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How the Internet Makes the Improbable Into the New Normal 191

Hugh Pickens writes "A burglar gets stuck in a chimney, a truck driver in a head on collision is thrown out the front window and lands on his feet, walks away; a wild antelope knocks a man off his bike; a candle at a wedding sets the bride's hair on fire; someone fishing off a backyard dock catches a huge man-size shark. Now Kevin Kelly writes that in former times these unlikely events would be private, known only as rumors, stories a friend of a friend told, easily doubted and not really believed but today they are on YouTube, seen by millions. 'Every minute a new impossible thing is uploaded to the internet and that improbable event becomes just one of hundreds of extraordinary events that we'll see or hear about today,' writes Kelly. 'As long as we are online — which is almost all day many days — we are illuminated by this compressed extraordinariness. It is the new normal.' But when the improbable dominates the archive to the point that it seems as if the library contains only the impossible, then the 'black swans' don't feel as improbable. 'To the uninformed, the increased prevalence of improbable events will make it easier to believe in impossible things,' concludes Kelly. 'A steady diet of coincidences makes it easy to believe they are more than just coincidences.'"
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How the Internet Makes the Improbable Into the New Normal

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  • by paiute ( 550198 ) on Monday January 14, 2013 @03:21PM (#42584347)
    This may be one of the times where we underestimate the ability of the masses to cope with selective information. After all, America's Funniest Home Videos has been on the air for over twenty years and people have adjusted to not having grooms collapse at every wedding and nutsacks being pummeled by every wiffle ball hit.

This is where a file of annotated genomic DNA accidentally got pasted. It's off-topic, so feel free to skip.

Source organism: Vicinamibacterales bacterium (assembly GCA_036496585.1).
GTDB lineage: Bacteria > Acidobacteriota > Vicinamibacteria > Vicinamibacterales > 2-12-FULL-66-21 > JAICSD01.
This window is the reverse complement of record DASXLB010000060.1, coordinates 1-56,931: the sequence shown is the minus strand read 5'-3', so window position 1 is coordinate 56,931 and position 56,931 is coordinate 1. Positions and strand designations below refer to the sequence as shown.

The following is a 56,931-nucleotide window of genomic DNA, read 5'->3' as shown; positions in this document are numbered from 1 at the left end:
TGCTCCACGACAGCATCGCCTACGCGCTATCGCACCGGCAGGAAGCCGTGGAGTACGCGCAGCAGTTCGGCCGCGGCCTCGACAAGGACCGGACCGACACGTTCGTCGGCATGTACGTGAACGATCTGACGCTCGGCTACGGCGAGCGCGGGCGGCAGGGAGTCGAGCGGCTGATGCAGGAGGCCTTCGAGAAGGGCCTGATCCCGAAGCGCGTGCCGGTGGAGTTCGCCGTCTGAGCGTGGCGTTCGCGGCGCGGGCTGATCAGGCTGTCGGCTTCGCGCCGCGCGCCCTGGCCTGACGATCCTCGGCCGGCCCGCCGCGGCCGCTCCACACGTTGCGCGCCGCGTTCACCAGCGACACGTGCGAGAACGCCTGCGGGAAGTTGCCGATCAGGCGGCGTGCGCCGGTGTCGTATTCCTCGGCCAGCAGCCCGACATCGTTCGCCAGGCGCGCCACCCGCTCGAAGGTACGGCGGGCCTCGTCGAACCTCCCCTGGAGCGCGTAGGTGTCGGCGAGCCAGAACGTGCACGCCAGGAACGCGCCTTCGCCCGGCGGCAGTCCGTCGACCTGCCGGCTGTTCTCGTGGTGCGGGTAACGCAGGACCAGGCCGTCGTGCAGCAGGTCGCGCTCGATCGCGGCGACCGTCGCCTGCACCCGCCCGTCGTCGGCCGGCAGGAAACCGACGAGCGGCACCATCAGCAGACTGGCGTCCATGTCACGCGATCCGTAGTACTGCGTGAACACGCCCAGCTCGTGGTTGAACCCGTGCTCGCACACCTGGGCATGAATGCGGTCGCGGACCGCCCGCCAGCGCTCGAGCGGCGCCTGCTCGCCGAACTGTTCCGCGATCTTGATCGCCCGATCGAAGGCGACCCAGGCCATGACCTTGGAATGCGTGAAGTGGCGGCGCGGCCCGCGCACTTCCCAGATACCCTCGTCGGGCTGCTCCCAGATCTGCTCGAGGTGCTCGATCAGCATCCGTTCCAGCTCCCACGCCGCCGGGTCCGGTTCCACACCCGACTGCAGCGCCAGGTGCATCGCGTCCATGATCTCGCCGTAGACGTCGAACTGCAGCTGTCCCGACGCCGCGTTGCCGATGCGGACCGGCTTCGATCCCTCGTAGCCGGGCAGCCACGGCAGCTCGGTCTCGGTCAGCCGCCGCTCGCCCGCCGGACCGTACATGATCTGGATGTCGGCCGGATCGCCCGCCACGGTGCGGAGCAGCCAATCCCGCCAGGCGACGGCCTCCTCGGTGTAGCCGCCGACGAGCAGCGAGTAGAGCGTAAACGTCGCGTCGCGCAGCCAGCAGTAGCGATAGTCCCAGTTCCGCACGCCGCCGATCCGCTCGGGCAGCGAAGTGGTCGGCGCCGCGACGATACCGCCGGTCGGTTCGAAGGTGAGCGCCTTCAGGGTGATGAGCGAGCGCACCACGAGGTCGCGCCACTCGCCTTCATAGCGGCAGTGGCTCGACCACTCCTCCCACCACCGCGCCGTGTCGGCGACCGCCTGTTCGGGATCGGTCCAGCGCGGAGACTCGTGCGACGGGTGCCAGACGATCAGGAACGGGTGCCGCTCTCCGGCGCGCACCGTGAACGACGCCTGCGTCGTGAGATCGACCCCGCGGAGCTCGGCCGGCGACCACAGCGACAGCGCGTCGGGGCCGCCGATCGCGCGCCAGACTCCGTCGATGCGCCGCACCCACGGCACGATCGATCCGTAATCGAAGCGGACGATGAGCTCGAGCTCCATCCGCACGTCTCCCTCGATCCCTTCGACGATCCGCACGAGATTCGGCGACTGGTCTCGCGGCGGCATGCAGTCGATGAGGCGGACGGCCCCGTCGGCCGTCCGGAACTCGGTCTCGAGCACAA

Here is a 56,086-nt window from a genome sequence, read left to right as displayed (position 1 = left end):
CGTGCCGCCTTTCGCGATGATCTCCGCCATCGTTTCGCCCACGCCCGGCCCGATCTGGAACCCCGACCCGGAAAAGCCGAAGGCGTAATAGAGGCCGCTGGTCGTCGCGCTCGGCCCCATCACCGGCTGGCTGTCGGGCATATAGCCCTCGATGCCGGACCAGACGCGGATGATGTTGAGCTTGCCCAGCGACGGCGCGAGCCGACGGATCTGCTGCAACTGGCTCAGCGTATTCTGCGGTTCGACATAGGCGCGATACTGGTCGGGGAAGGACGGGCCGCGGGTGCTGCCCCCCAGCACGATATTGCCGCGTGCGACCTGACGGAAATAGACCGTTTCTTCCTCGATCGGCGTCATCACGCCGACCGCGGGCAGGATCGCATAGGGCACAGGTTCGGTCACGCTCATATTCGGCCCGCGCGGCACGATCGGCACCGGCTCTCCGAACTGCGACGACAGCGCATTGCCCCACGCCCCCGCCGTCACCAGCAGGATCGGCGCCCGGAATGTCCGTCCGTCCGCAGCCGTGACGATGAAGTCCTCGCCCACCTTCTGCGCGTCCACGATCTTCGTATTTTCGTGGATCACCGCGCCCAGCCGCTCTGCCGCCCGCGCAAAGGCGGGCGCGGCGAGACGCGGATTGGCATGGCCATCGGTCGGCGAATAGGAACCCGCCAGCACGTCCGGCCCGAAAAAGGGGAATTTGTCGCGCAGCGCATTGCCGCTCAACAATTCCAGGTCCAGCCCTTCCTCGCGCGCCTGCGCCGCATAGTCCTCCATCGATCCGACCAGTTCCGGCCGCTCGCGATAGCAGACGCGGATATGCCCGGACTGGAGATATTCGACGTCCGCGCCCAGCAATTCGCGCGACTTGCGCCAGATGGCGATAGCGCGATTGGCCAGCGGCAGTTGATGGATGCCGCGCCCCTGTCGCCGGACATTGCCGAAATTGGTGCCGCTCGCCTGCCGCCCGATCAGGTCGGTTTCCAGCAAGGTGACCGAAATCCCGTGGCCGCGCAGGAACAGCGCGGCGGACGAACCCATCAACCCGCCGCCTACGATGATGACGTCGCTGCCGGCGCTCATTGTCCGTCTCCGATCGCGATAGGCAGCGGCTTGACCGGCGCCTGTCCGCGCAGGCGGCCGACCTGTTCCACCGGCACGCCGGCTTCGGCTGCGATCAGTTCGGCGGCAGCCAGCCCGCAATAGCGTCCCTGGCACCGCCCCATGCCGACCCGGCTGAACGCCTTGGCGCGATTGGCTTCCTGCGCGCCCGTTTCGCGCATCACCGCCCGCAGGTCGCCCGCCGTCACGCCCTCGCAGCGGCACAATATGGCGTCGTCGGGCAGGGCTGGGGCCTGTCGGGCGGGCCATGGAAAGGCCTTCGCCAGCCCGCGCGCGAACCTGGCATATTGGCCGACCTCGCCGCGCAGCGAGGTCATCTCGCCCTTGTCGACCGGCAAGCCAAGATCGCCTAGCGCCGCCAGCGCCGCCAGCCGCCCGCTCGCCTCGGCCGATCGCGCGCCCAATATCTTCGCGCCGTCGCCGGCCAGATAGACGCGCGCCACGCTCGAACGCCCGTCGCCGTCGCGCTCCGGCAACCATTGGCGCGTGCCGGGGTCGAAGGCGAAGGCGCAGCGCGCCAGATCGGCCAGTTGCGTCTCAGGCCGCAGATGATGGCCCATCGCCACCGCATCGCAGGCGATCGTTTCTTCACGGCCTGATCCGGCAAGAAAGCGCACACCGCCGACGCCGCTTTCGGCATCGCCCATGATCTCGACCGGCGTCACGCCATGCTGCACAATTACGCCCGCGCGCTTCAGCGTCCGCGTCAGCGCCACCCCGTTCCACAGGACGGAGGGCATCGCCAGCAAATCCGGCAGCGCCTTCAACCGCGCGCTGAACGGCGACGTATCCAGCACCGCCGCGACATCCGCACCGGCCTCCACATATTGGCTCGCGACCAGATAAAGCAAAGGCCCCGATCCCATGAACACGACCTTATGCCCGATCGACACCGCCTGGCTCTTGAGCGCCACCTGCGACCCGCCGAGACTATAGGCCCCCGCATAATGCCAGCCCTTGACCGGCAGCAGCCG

• by bondsbw ( 888959 ) on Monday January 14, 2013 @03:22PM (#42584351)

    It seems to me that ordinary people are finally catching up with mainstream media.

    School shootings and jetliner crashes make big news, but account for an incredibly small percentage of preventable deaths. The perception is that something must change immediately to keep these things from happening so often. But few people care about, for instance, the fact that automobile crashes and abuse accounts for a large proportion of the preventable deaths for children.

  • by Anonymous Coward on Monday January 14, 2013 @03:24PM (#42584377)

    Whenever I hear of things like this, especially on the internet, I always remember:

    1) believe none of what you hear
    2) believe half of what you see

    And since that saying was coined many years ago, it may need to be adjusted to meet today's world. Many things can appear real, but be false. In this way, the truth is even more hidden, because "...yeah yeah, it's real, I saw it on youtube". I've posted false stuff on youtube before, you can too. Of course, I'm anonymous though. Maybe if it's real people.... please.

  • by SmallFurryCreature ( 593017 ) on Monday January 14, 2013 @03:45PM (#42584595) Journal

    Columbine shooting was 15 years ago. But I don't suppose you heard of them, they barely made the news.

    Want to try again?

  • by Anonymous Coward on Monday January 14, 2013 @04:30PM (#42585029)

    Yes, it would. But people are now terrified that their children are going to be gunned down in school - because "improbable is now the normal", when they really should stop using their cell phones while driving. That's a lot more likely to harm their children.

  • by drinkypoo ( 153816 ) <> on Tuesday January 15, 2013 @05:39AM (#42589587) Homepage Journal

    Either way, people here seem more cynical than people in the real world. I wonder if that's causation and not just correlation.

    I can't speak for anyone else, but I know I was much more of an optimist before I became involved with systems administration and internet security.

Civilization, as we know it, will end sometime this evening. See SYSNOTE tomorrow for more information.